Baltimore Ecosystem Study Institute of Ecosystem Studies

2010 BES Annual Meeting Presentation and Poster Abstracts

Assessing spatiotemporal variations of greenness in the Baltimore-Washington corridor area
Tang, Junmei
Co-Authors: Fang Chen, and Stuart S. Schwartz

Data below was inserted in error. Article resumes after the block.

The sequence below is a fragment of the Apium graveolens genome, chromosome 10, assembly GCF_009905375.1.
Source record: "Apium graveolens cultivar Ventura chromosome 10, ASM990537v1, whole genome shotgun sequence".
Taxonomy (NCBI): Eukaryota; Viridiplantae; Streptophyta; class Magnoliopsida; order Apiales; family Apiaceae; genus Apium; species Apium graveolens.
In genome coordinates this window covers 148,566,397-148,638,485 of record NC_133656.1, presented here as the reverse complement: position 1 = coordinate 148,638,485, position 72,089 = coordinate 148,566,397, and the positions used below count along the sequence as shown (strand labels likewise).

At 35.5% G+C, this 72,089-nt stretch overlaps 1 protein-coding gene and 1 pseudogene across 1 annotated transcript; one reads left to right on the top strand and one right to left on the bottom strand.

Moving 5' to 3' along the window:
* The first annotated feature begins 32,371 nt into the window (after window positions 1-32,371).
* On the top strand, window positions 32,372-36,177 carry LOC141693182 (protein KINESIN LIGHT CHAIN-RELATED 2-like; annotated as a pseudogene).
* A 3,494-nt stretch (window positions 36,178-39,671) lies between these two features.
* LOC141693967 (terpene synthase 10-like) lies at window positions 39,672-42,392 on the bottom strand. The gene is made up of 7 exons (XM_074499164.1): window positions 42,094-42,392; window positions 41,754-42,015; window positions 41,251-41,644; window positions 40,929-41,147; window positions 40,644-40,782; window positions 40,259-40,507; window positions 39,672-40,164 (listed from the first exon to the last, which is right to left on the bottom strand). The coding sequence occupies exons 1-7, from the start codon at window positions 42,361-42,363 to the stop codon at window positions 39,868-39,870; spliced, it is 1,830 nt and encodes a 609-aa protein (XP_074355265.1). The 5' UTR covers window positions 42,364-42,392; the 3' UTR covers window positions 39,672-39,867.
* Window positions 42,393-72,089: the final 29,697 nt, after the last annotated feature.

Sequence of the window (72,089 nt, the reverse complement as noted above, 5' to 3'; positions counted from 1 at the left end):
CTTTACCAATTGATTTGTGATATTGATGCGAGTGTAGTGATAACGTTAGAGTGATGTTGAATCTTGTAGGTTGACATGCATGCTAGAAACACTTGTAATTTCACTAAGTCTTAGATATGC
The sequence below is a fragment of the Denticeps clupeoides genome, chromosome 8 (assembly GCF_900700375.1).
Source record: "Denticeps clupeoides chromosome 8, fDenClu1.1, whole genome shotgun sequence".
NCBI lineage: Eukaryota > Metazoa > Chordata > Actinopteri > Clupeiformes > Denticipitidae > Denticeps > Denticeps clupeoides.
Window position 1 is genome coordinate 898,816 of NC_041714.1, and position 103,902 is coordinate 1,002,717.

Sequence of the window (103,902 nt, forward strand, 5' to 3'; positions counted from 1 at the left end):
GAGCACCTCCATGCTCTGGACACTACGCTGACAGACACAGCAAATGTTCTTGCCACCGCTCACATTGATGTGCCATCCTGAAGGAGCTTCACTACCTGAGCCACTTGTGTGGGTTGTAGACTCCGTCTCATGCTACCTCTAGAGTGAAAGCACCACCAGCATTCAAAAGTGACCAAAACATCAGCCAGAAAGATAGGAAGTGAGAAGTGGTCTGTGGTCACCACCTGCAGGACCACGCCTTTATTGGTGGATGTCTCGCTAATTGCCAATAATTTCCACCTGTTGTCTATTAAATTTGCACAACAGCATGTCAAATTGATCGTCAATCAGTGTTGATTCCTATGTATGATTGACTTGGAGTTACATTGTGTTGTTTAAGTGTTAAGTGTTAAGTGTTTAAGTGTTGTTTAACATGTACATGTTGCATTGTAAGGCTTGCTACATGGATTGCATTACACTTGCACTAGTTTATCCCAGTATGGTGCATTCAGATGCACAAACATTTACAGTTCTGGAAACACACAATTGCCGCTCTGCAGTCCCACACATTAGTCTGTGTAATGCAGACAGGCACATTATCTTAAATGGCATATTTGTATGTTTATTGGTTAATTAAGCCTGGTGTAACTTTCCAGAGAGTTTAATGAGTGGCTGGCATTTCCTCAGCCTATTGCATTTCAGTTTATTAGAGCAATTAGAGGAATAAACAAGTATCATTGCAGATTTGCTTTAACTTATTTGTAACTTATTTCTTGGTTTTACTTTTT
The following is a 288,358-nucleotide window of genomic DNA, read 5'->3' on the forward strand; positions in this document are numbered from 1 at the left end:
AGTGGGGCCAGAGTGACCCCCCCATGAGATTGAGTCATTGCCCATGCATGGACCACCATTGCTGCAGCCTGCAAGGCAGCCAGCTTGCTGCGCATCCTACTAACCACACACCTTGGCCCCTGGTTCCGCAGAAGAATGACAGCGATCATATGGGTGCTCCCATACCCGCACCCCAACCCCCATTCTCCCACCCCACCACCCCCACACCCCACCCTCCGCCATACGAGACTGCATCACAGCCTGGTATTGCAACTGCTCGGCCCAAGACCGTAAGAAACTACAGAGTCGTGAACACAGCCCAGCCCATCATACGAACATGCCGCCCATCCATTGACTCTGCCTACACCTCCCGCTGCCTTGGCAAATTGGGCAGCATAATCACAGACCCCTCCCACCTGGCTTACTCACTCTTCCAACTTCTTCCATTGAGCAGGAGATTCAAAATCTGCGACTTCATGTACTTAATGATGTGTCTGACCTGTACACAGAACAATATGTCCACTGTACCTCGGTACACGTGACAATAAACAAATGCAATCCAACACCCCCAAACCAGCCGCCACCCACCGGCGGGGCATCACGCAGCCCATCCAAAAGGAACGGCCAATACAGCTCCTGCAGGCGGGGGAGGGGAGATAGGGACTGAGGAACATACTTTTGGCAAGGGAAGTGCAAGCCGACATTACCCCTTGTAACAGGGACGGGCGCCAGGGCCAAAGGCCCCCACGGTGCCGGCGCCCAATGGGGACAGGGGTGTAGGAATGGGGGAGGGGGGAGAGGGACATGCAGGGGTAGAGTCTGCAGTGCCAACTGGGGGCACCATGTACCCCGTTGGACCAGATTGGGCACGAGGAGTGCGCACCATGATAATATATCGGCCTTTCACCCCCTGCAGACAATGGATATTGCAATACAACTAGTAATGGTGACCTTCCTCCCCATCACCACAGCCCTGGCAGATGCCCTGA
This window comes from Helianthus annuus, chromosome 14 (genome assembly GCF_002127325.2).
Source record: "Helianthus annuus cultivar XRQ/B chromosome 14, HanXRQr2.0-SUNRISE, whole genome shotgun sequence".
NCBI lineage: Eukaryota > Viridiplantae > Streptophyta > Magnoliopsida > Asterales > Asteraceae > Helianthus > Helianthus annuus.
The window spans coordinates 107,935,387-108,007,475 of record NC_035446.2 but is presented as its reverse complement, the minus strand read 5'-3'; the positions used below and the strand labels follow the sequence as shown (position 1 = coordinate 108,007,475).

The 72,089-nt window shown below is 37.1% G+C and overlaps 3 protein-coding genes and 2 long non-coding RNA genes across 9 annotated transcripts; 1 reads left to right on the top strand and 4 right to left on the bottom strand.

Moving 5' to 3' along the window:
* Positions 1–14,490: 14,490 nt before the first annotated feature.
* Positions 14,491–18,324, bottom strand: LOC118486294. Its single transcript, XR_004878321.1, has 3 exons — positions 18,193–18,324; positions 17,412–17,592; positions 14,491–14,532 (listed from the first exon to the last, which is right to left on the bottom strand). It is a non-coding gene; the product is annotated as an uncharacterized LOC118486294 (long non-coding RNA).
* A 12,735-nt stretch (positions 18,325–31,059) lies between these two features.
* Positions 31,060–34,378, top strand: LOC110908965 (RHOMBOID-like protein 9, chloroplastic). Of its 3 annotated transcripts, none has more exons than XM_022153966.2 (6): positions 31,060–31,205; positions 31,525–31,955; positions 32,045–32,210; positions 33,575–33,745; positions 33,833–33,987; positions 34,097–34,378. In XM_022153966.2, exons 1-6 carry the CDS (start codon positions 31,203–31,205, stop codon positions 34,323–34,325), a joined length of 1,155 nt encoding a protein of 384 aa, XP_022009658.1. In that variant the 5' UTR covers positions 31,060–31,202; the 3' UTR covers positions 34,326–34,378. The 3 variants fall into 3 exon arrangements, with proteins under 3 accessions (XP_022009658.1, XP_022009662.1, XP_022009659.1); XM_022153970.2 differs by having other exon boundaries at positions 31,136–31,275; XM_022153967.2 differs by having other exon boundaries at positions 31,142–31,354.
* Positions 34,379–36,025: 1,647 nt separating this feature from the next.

Abstract: Rapid urbanization has profoundly transformed the spatial pattern and ecological function of urban greenspaces. To understand the ecological function of urban greenspaces and how they change during urbanization, it is essential to investigate their landscape structures which relate to the energy distribution, materials configuration, and species distribution in urban ecosystems. This paper aims to characterize and analyze the urban greenness change in the Baltimore-Washington corridor area. The general objectives for this study are: 1) to identify and analyze the urban greenness pattern and its changes, 2) to interpret and associate the change in urban greenness structure within its zoning area, 3) to characterize and discuss the influence of urbanization on the spatial distribution and temporal dynamic of urban green spaces. The linear spectral mixture analysis (LSMA) was adopted to extract the fraction maps of four endmembers (imperviousness, grassland, woodland, and soil) from Landsat Thematic Mapper from 1986 to 2004. The greenness dynamics were derived based on the each two successive fraction maps and fuzzy set concepts. We also performed a further greenness analysis for each planning zone and associated it with the related socioeconomic data. The research results indicate that sub-pixel information of urban greenness offers a more detailed and realistic greenness map than the traditional hard classification. The combination of remote sensing data and GIS zoning data provides us a comprehensive track on the pattern and process of urban greenspaces, as well as the unique dataset for other researcher to further evaluate the socioeconomic function of urban greenspace.